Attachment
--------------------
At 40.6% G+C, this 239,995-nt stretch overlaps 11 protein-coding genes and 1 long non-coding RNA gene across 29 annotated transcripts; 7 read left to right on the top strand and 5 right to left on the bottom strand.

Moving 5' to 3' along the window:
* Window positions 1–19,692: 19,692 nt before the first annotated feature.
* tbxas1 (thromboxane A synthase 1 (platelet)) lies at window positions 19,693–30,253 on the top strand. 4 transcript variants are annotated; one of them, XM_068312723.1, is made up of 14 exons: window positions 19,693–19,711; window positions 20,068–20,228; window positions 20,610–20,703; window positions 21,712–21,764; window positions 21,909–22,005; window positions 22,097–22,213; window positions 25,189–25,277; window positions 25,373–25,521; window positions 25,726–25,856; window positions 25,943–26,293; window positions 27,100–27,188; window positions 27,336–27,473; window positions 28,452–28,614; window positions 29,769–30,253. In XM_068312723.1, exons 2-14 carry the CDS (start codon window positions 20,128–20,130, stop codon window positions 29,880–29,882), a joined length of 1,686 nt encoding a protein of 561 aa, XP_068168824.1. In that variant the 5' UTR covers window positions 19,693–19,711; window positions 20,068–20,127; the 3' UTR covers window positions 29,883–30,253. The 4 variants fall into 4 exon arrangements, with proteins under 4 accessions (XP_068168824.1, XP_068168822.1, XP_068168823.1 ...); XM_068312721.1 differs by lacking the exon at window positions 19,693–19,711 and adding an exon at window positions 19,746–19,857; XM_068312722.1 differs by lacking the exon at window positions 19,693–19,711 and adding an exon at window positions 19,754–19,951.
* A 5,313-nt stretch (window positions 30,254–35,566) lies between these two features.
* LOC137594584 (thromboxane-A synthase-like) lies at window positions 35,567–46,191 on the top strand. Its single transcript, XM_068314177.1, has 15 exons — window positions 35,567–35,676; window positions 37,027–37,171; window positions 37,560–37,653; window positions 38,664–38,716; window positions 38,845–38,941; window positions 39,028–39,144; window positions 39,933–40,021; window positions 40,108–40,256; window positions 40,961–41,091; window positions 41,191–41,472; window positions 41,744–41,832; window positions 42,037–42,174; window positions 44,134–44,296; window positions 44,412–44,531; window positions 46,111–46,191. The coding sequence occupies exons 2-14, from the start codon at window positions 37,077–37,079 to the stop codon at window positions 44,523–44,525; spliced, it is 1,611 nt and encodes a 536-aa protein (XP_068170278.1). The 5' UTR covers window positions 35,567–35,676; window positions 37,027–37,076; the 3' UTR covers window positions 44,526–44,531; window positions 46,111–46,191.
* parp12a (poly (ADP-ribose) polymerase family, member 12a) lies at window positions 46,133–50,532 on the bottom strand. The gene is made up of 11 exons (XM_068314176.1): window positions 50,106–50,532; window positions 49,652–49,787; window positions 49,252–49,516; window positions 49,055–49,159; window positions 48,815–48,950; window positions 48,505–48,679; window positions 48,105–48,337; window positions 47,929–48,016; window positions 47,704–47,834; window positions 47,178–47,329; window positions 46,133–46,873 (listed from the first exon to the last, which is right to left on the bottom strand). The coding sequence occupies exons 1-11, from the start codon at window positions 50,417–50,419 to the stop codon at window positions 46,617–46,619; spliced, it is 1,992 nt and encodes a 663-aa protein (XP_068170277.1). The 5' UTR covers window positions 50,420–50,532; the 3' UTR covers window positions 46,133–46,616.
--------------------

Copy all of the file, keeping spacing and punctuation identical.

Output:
At 40.6% G+C, this 239,995-nt stretch overlaps 11 protein-coding genes and 1 long non-coding RNA gene across 29 annotated transcripts; 7 read left to right on the top strand and 5 right to left on the bottom strand.

Moving 5' to 3' along the window:
* Window positions 1–19,692: 19,692 nt before the first annotated feature.
* tbxas1 (thromboxane A synthase 1 (platelet)) lies at window positions 19,693–30,253 on the top strand. 4 transcript variants are annotated; one of them, XM_068312723.1, is made up of 14 exons: window positions 19,693–19,711; window positions 20,068–20,228; window positions 20,610–20,703; window positions 21,712–21,764; window positions 21,909–22,005; window positions 22,097–22,213; window positions 25,189–25,277; window positions 25,373–25,521; window positions 25,726–25,856; window positions 25,943–26,293; window positions 27,100–27,188; window positions 27,336–27,473; window positions 28,452–28,614; window positions 29,769–30,253. In XM_068312723.1, exons 2-14 carry the CDS (start codon window positions 20,128–20,130, stop codon window positions 29,880–29,882), a joined length of 1,686 nt encoding a protein of 561 aa, XP_068168824.1. In that variant the 5' UTR covers window positions 19,693–19,711; window positions 20,068–20,127; the 3' UTR covers window positions 29,883–30,253. The 4 variants fall into 4 exon arrangements, with proteins under 4 accessions (XP_068168824.1, XP_068168822.1, XP_068168823.1 ...); XM_068312721.1 differs by lacking the exon at window positions 19,693–19,711 and adding an exon at window positions 19,746–19,857; XM_068312722.1 differs by lacking the exon at window positions 19,693–19,711 and adding an exon at window positions 19,754–19,951.
* A 5,313-nt stretch (window positions 30,254–35,566) lies between these two features.
* LOC137594584 (thromboxane-A synthase-like) lies at window positions 35,567–46,191 on the top strand. Its single transcript, XM_068314177.1, has 15 exons — window positions 35,567–35,676; window positions 37,027–37,171; window positions 37,560–37,653; window positions 38,664–38,716; window positions 38,845–38,941; window positions 39,028–39,144; window positions 39,933–40,021; window positions 40,108–40,256; window positions 40,961–41,091; window positions 41,191–41,472; window positions 41,744–41,832; window positions 42,037–42,174; window positions 44,134–44,296; window positions 44,412–44,531; window positions 46,111–46,191. The coding sequence occupies exons 2-14, from the start codon at window positions 37,077–37,079 to the stop codon at window positions 44,523–44,525; spliced, it is 1,611 nt and encodes a 536-aa protein (XP_068170278.1). The 5' UTR covers window positions 35,567–35,676; window positions 37,027–37,076; the 3' UTR covers window positions 44,526–44,531; window positions 46,111–46,191.
* parp12a (poly (ADP-ribose) polymerase family, member 12a) lies at window positions 46,133–50,532 on the bottom strand. The gene is made up of 11 exons (XM_068314176.1): window positions 50,106–50,532; window positions 49,652–49,787; window positions 49,252–49,516; window positions 49,055–49,159; window positions 48,815–48,950; window positions 48,505–48,679; window positions 48,105–48,337; window positions 47,929–48,016; window positions 47,704–47,834; window positions 47,178–47,329; window positions 46,133–46,873 (listed from the first exon to the last, which is right to left on the bottom strand). The coding sequence occupies exons 1-11, from the start codon at window positions 50,417–50,419 to the stop codon at window positions 46,617–46,619; spliced, it is 1,992 nt and encodes a 663-aa protein (XP_068170277.1). The 5' UTR covers window positions 50,420–50,532; the 3' UTR covers window positions 46,133–46,616.